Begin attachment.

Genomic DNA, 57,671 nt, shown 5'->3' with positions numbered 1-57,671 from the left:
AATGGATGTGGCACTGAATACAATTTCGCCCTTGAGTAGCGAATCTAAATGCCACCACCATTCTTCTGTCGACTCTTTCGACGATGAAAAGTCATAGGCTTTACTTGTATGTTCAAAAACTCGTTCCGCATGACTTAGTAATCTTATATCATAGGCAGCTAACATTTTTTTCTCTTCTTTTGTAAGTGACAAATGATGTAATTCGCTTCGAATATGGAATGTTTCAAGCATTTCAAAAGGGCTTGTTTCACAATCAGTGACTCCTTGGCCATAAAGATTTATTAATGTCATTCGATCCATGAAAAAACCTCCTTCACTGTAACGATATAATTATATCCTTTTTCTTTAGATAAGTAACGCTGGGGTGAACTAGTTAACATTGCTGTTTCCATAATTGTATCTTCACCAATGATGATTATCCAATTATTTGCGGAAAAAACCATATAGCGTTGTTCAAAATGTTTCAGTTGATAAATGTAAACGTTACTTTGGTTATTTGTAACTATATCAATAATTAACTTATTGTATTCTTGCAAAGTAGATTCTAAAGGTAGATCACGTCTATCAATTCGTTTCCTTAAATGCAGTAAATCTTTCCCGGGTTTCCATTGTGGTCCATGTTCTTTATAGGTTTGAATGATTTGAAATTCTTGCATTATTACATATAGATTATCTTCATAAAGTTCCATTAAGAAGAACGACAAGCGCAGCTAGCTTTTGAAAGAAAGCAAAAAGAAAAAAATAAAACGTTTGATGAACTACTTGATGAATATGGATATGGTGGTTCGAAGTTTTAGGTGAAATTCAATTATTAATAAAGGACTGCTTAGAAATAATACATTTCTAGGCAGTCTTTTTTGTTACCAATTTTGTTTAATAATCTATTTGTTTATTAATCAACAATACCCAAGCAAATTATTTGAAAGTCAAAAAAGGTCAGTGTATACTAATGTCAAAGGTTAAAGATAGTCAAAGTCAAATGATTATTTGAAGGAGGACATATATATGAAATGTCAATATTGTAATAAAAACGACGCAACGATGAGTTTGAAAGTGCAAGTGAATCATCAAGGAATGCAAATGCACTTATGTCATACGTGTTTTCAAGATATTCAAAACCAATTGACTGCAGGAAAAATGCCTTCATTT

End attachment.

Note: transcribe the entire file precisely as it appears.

Genomic DNA, 57,671 nt, shown 5'->3' with positions numbered 1-57,671 from the left:
AATGGATGTGGCACTGAATACAATTTCGCCCTTGAGTAGCGAATCTAAATGCCACCACCATTCTTCTGTCGACTCTTTCGACGATGAAAAGTCATAGGCTTTACTTGTATGTTCAAAAACTCGTTCCGCATGACTTAGTAATCTTATATCATAGGCAGCTAACATTTTTTTCTCTTCTTTTGTAAGTGACAAATGATGTAATTCGCTTCGAATATGGAATGTTTCAAGCATTTCAAAAGGGCTTGTTTCACAATCAGTGACTCCTTGGCCATAAAGATTTATTAATGTCATTCGATCCATGAAAAAACCTCCTTCACTGTAACGATATAATTATATCCTTTTTCTTTAGATAAGTAACGCTGGGGTGAACTAGTTAACATTGCTGTTTCCATAATTGTATCTTCACCAATGATGATTATCCAATTATTTGCGGAAAAAACCATATAGCGTTGTTCAAAATGTTTCAGTTGATAAATGTAAACGTTACTTTGGTTATTTGTAACTATATCAATAATTAACTTATTGTATTCTTGCAAAGTAGATTCTAAAGGTAGATCACGTCTATCAATTCGTTTCCTTAAATGCAGTAAATCTTTCCCGGGTTTCCATTGTGGTCCATGTTCTTTATAGGTTTGAATGATTTGAAATTCTTGCATTATTACATATAGATTATCTTCATAAAGTTCCATTAAGAAGAACGACAAGCGCAGCTAGCTTTTGAAAGAAAGCAAAAAGAAAAAAATAAAACGTTTGATGAACTACTTGATGAATATGGATATGGTGGTTCGAAGTTTTAGGTGAAATTCAATTATTAATAAAGGACTGCTTAGAAATAATACATTTCTAGGCAGTCTTTTTTGTTACCAATTTTGTTTAATAATCTATTTGTTTATTAATCAACAATACCCAAGCAAATTATTTGAAAGTCAAAAAAGGTCAGTGTATACTAATGTCAAAGGTTAAAGATAGTCAAAGTCAAATGATTATTTGAAGGAGGACATATATATGAAATGTCAATATTGTAATAAAAACGACGCAACGATGAGTTTGAAAGTGCAAGTGAATCATCAAGGAATGCAAATGCACTTATGTCATACGTGTTTTCAAGATATTCAAAACCAATTGACTGCAGGAAAAATGCCTTCATTT